Benefits of a Classroom Based Instrumental Music Program on Verbal Memory of Primary School Children: A Longitudinal Study

By Rickard, Nikki S.; Vasquez, Jorge T. et al. | Australian Journal of Music Education, January 2010 | Go to article overview

Benefits of a Classroom Based Instrumental Music Program on Verbal Memory of Primary School Children: A Longitudinal Study


Rickard, Nikki S., Vasquez, Jorge T., Murphy, Fintan, Gill, Anneliese, Toukhsati, Samia R., Australian Journal of Music Education


Introduction

Musicians have been found to demonstrate enhanced cognitive and psychosocial functioning when compared with non-musicians, demonstrating superior verbal memory ability (Chan, Ho, & Cheung, 1998; Costa-Giomi, 2004; Ho, Cheung, & Chan, 2003; Kilgour et al., 2000; Jakobson, Kilgour & Cuddy, 2003), pitch processing skills (Pantev et al., 1998), temporal processing skills (Jacobson et al., 2003), and self-esteem (Hietolahti-Ansten & Kalliopuska, 1990). Some of the most convincing evidence for the non-musical benefits of music training has been obtained in studies of verbal memory. The construct of verbal memory consists of acquisition (or learning), immediate recall and delayed recall of verbal or auditory information. Adults with extensive formal music training (up to 15 years) and musicians (with at least 14 years of training) have shown significantly better verbal recall than non-musicians across a variety of measures of verbal ability including word lists, unfamiliar song lyrics (spoken and sung), and vocabulary subtests from aptitude, memory or IQ tests (Brandler & Rammsayer, 2003; Chan, Ho, & Cheung, 1998; Jakobson, Kilgour & Cuddy, 2003; Kilgour, Jakobson, & Cuddy, 2000). Similar effects have been observed in children. Ho, Chan and Cheung (2003) compared children (aged between 6-15 years) who were currently learning an instrument (for a period of 1-5 years) with classmates who had no musical training. The children receiving the music training recalled approximately 20% more words from a 16 word list presented three times than their classmates without music training. They also showed better verbal retention ability across two delayed recognition trials. No benefit was observed in visual memory performance, which was argued to be due to its right temporal lobe localization.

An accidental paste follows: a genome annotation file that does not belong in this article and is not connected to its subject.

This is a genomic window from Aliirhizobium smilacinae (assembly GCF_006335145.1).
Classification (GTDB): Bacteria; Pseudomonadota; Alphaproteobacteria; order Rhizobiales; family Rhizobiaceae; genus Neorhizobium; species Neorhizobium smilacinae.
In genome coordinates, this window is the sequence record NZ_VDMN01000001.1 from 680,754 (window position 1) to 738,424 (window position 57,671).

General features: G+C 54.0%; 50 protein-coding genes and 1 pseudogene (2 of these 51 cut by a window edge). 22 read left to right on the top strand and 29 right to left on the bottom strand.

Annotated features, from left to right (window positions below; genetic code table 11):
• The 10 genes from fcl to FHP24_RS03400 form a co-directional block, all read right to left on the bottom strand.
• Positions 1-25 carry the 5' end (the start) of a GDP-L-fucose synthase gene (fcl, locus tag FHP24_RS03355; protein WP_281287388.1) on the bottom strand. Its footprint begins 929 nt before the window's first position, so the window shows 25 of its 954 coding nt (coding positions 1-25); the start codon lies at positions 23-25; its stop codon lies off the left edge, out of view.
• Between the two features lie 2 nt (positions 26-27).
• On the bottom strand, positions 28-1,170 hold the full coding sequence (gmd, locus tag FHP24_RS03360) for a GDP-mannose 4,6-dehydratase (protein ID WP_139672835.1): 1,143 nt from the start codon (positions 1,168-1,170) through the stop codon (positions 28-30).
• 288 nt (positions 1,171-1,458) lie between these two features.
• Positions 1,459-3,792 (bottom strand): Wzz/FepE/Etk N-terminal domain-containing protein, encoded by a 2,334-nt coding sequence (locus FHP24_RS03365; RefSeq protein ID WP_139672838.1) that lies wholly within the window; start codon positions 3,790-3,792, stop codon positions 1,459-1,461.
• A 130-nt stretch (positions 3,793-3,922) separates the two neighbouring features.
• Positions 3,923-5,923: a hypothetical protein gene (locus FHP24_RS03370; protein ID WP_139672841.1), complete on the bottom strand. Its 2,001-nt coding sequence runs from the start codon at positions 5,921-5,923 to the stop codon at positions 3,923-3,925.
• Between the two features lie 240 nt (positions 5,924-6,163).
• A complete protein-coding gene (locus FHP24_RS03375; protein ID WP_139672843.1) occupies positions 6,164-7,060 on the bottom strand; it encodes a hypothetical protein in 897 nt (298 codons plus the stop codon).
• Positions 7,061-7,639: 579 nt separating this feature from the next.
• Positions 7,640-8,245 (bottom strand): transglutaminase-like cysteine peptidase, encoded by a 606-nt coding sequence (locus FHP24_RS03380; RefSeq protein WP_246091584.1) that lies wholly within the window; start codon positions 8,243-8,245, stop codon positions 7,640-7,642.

In a follow up longitudinal study one year later, Ho et al. (2003) compared children (from the original cohort) who had since begun or continued their music training for one year with those that had discontinued their music studies at least 9 months prior. Both the beginners and continuing group showed significant improvement in their verbal learning and retention scores whereas there was no change for those that had discontinued their musical training. Interestingly, although the discontinued group did not improve their verbal memory performance, they maintained the verbal memory superiority over non-musicians, implying that the benefits of playing an instrument may be long lasting. Consistent with the previous findings, there was again an absence of significant effects of music training on visual memory. While this study was quasi-experimental in that students had already self-selected into music or non-music training classes at the start of the study, inferences about causality are strengthened by demonstration that the groups were similar on measures of age, educational level, IQ, and parental educational level and income. Similarly, while conclusions from correlational evidence linking musical training and enhanced cognitive or neurophysiological functioning must be drawn with caution, a strong relationship between such measures and years of musical training provide a convincing argument against differences being pre-existing (Munte, Altenmuller & Jancke, 2002). Superiority in verbal memory in musicians appears also to be associated with the number of years of formal music training (Ho et al., 2003; Jakobson et al., 2003), which implies that musical training underlies the improvement in verbal memory. It is notable, however, that even relatively short periods of engagement with music can have positive effects on cognitive abilities. Young children receiving Suzuki violin lessons demonstrated enhanced general memory and responsiveness to musical sounds after one year of instruction when compared to children who were not having music lessons outside of school. These benefits were noticeable after just four months (Fujioka, Ross, Kakigi, Pantev & Trainor, 2006). …

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